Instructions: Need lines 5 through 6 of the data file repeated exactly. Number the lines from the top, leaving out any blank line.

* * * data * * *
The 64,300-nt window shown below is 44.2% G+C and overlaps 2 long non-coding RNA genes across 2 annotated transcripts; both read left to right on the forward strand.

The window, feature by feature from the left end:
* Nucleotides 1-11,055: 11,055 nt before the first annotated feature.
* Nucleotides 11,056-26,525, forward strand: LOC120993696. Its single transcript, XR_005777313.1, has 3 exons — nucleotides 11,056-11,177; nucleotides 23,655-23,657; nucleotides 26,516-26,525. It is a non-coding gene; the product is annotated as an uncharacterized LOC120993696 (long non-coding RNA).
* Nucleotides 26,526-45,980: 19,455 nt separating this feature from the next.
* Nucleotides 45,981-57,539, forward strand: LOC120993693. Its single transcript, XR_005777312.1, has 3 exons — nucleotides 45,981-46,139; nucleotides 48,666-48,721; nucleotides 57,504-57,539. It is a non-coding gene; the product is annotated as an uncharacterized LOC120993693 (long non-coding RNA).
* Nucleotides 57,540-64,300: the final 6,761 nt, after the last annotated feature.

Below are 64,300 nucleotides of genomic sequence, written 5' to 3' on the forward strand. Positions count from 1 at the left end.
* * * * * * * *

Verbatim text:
* Nucleotides 26,526-45,980: 19,455 nt separating this feature from the next.
* Nucleotides 45,981-57,539, forward strand: LOC120993693. Its single transcript, XR_005777312.1, has 3 exons — nucleotides 45,981-46,139; nucleotides 48,666-48,721; nucleotides 57,504-57,539. It is a non-coding gene; the product is annotated as an uncharacterized LOC120993693 (long non-coding RNA).